Patient overcrowding at near record levels at University Hospital Limerick today

University Hospital Limerick

PATIENT overcrowding at University Hospital Limerick (UHL) reached almost record levels today (Monday March 4).

The hospital is the most overcrowded nationally with 143 patients on trolleys according to figures released by the Irish Nurses and Midwives Organisation (INMO).

According to INMO figures, there were 539 admitted patients waiting for beds across hospitals nationally this morning, including 398 patients waiting in emergency departments and 141 in wards. A significant number of these are in UHL.

The union has repeatedly said the overcrowding situation in hospitals is dangerous and a threat to patient safety.

The UL Hospitals Group has repeatedly apologised for long wait times for its patients to be seen by a doctor.

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Many in the Mid West region believe the overcrowding situation there is due to the reconfiguration of 24-hour Emergency Departments in Clare and north Tipperary to UHL in 2009.

A new ED was opened in 2017 at the hospital, which was renamed University Hospital Limerick (formerly Limerick Regional Hospital), at a cost of €24million.

The chief executive of the UL Hospital Group (ULHG), which runs UHL and several other sites in the region, Colette Cowan, has been on leave since last month.

Record patient overcrowding on UHL’s corridors and wards occurred on February 7 last, when 150 patients languished on trolleys there.

A number of local TDs including Fianna Fáil TD Willie O’Dea, Sinn Féin TD Maurice Quinlivan, and Independent TD Richard O’Donoghue have expressed a lack of confidence in the hospital management team.

Last December the appointment of a HSE official Sandra Broderick as chief executive of a new Mid West health authority, was fast-tracked by the head of the HSE Bernard Gloster.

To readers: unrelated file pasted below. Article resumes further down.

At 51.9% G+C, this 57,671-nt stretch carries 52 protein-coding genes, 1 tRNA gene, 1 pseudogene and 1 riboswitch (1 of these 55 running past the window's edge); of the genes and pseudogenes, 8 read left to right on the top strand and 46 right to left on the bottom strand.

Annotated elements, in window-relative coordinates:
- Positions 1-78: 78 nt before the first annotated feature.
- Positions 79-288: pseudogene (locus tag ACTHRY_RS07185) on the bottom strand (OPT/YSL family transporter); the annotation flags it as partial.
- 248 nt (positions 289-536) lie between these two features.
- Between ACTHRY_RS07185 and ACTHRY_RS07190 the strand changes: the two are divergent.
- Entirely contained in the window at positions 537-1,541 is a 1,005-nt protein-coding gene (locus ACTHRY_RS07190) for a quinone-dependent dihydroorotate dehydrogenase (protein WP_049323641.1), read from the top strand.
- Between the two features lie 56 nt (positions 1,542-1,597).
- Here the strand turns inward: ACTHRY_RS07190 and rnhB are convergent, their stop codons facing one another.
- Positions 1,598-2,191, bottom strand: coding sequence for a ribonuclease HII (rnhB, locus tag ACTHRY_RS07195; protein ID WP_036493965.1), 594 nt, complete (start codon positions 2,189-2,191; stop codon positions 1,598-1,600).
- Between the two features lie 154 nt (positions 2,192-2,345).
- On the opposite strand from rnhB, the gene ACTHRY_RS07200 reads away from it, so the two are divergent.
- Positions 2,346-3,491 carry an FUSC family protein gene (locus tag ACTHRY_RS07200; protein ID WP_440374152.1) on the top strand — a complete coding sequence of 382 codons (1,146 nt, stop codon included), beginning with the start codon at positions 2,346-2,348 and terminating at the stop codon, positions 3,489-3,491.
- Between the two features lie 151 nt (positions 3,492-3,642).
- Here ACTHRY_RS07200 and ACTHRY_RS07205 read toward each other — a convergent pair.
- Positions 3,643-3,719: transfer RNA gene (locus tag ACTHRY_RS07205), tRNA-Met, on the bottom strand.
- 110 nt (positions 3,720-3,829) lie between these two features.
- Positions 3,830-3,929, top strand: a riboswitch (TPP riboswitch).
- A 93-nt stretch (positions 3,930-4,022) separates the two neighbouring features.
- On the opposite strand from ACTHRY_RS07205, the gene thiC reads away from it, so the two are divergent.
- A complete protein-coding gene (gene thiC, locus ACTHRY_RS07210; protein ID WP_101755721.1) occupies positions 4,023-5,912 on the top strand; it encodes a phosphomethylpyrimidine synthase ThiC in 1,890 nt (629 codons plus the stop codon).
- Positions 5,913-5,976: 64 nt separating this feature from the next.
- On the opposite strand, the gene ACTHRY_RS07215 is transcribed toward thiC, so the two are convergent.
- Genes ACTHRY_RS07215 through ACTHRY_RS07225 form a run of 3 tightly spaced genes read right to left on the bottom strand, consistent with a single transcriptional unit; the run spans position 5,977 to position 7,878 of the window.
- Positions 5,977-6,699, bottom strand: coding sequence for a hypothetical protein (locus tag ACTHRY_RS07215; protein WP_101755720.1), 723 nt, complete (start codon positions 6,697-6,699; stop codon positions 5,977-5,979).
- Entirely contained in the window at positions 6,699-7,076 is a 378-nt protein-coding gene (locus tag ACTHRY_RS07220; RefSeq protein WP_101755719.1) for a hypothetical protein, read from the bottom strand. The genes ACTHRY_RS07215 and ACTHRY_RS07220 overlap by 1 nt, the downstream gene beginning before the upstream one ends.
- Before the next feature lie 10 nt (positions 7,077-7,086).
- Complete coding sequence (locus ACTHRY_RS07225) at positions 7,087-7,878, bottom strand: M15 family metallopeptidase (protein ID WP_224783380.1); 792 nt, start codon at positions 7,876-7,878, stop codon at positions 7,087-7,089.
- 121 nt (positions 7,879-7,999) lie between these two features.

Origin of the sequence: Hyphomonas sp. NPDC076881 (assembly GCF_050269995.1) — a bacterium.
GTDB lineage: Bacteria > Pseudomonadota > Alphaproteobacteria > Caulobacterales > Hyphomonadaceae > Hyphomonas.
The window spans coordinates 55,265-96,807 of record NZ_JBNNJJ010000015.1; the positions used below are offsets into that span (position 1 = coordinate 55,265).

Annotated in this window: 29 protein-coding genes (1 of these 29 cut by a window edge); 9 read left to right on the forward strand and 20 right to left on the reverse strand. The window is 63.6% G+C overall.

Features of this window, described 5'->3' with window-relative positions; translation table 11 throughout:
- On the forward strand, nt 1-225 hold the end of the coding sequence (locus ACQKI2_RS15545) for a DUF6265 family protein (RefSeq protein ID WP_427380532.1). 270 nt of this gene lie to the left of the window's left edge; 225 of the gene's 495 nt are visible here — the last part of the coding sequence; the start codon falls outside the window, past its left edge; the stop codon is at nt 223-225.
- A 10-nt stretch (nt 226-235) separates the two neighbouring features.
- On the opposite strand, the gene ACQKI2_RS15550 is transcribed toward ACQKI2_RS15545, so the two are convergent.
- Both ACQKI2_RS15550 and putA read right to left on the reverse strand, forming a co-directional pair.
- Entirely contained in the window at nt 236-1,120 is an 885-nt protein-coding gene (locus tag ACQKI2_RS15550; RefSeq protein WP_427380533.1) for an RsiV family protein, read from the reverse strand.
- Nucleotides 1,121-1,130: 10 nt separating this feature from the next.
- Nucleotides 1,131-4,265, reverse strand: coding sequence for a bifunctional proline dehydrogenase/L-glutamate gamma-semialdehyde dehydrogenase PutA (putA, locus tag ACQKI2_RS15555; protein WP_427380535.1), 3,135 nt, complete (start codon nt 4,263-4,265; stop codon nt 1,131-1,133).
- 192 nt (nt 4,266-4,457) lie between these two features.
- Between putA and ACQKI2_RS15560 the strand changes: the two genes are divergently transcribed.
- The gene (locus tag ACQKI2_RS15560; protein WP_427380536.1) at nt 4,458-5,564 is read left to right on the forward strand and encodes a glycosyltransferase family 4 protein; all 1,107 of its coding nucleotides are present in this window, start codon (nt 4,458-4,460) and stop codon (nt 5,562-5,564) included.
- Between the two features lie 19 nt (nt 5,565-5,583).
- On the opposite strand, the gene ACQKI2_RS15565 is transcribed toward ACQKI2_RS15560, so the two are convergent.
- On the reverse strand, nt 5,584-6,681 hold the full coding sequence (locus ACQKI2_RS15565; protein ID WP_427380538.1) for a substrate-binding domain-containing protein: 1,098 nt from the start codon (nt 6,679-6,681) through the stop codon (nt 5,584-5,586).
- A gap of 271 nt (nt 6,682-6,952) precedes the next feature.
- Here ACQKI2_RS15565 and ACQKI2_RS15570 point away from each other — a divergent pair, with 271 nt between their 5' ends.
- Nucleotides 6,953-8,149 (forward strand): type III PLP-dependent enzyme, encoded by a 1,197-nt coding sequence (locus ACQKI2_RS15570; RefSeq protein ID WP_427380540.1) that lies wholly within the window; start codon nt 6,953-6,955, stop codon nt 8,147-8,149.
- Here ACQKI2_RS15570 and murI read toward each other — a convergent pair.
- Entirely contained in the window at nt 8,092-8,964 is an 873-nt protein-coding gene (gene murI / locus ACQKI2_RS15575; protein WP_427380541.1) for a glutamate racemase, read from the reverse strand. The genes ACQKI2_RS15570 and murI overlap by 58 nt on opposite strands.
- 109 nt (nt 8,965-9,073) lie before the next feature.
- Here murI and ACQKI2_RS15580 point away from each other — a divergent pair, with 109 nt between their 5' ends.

Ms Broderick started in the role, which has oversight of hospitals in Limerick and surrounding counties as well as community services, nearly three months before the roll out of health authorities in other areas of the country.

Ms Broderick who now has responsibility for University of Limerick Hospital Group, HSE Mid West Community Healthcare and Mid West Public Health, will report directly to Mr Gloster.

There are currently three known live investigations into the deaths of patients at UHL in recent times.

An internal investigation into the death of Aoife Johnston (16) in 2022 has led to an independent enquiry by retired chief justice Frank Clarke.

Ms Johnston died from complications arising from sepsis after she had contracted meningitis and had waited for 12 hours on a trolley in UHL’s ED which was overcrowded on the day.

A HSE spokesperson issued a statement in respect of Ms Johnston’s death which included an apology “for the serious failings in the care” provided her.

Ms Johnston’s inquest is scheduled to take place over four days at the Limerick Coroner’s court next month.

Internal hospital reviews have also recently been undertaken by the ULHG into the sudden deaths of another 16-year old girl in January and a 33-year old mother-to-be in February.

Responding to queries about recent sudden deaths at UHL, the HSE asked for “commentators to not jump to conclusions” about “recent cases at UHL”, and “to respect the dignity of those who have died, the privacy of their grieving families and the dedication of our staff who come to work each day in the spirit of professionalism and care”.

It said such reviews were “normal HSE practice where a sudden death occurs in our care” and “will inform any future actions”, however no further information to date has been provided in relation to the incidents.